Jeremy Affeldt's father was career Air Force, which meant a lot of moving around. When Jeremy was in second grade, the Affeldts were living in Guam. On a vacation to Thailand, Affeldt was walking ahead of his father when a man grabbed his arm and tried to pull him into a building.

Only years later did the Giants left-hander understand what was happening. He believes he was being kidnapped to be sold into sex slavery.

Affeldt uses that anecdote as the entree to his book, "To Stir a Movement," a rare writing by an active athlete who felt compelled to explain who he is and how he got there, and why he leaped into the fights against human trafficking and slavery, and world hunger.

"To Stir a Movement" is not Affeldt's paean to himself or a bid for sainthood. To the contrary, the soon-to-be 34-year-old devotes much of this quick read to listing all the ways he was a horrible human being. It sometimes reads like part of a behavioral 12-step recovery program.

Affeldt struggled for acceptance in high school. He once tried to punch one of his big-league managers, only to be saved by a teammate. He blamed others for his struggles. Mostly, he judged people harshly, including friends, relatives, teammates, street people and gays.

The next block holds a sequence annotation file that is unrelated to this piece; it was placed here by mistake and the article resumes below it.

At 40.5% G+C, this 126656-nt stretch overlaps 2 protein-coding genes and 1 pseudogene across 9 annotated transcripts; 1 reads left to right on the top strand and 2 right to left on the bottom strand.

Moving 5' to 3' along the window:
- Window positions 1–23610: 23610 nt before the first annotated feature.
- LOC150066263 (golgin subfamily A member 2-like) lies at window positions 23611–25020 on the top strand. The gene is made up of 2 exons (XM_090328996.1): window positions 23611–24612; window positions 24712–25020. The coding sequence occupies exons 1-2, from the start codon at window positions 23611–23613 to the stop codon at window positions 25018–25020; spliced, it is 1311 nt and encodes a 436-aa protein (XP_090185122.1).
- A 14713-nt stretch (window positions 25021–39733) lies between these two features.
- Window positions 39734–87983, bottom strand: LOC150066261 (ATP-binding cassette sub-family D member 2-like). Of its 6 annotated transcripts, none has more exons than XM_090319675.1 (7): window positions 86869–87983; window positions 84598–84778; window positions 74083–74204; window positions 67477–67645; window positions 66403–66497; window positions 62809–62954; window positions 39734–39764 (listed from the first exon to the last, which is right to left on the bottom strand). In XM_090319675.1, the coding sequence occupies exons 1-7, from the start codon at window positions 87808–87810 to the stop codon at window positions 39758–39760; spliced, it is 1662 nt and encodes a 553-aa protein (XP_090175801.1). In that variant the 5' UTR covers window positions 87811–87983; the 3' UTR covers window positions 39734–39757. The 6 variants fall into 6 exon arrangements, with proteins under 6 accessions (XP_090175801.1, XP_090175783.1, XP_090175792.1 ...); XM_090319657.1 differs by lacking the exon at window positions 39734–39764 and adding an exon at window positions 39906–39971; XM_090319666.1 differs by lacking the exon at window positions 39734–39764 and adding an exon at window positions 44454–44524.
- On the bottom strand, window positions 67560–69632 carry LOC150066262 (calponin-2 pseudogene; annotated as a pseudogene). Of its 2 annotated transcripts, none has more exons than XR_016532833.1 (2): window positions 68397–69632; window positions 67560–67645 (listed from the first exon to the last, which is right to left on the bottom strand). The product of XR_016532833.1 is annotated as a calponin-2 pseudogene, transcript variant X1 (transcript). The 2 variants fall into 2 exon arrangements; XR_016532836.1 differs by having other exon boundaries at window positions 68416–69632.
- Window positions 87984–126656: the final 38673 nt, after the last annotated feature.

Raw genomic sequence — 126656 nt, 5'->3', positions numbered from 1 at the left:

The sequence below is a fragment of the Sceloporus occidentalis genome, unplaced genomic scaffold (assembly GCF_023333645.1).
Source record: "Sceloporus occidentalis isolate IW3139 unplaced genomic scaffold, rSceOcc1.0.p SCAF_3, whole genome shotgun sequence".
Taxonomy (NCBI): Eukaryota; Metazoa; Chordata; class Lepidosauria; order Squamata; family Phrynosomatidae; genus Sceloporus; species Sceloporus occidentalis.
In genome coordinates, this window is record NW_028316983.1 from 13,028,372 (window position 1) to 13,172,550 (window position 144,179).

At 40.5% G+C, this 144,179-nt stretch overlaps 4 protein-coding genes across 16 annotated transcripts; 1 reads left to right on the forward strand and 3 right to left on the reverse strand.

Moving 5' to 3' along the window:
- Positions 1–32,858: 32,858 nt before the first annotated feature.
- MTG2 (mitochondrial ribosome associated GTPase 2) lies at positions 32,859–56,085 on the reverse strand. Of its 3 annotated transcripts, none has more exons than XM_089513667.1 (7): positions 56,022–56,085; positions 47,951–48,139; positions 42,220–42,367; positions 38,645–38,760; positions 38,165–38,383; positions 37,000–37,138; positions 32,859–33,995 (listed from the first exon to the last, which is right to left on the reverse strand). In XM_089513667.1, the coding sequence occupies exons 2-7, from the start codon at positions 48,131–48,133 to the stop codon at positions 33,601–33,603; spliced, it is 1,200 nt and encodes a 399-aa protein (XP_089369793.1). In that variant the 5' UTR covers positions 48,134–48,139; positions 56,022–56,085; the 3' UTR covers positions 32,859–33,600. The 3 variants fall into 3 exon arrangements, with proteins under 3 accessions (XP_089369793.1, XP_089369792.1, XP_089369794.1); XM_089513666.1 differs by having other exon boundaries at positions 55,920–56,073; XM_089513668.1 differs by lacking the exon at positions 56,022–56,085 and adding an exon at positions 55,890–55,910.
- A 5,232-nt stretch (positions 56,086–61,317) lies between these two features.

It took guts for a San Francisco athlete to admit, as Affeldt does in the book, that he disliked gays, a feeling he now looks upon with great regret.

Affeldt endured many trials as a baseball player, too, and fans might find those stories to be the most interesting part of the book. He provides a clear window into the rocky journey through the minors and even the majors.

"I wanted to show that part of baseball because the pain that I went through in baseball allowed me to be successful," Affeldt said in an interview. "When you fail, you learn so much on how to succeed. Now you respect the game differently. You respect where you're at differently. In the process of that game, I was taught how to be a good human being.

"I wanted to show how baseball wasn't always as glamorous as it looks for some people. I also wanted to show how baseball truly showed me how to love my neighbor as I love myself, that succeeding in baseball itself would not give me joy as some might think it would.

"My joy comes from the things I get to do because I have the platform of baseball. The things I do because of that platform is why I continue to want to play this game."

Affeldt writes that he found happiness only when he learned not to judge. Those pages contain a lot of references to God and Jesus, which will cause some to roll their eyes. But the book is not preachy.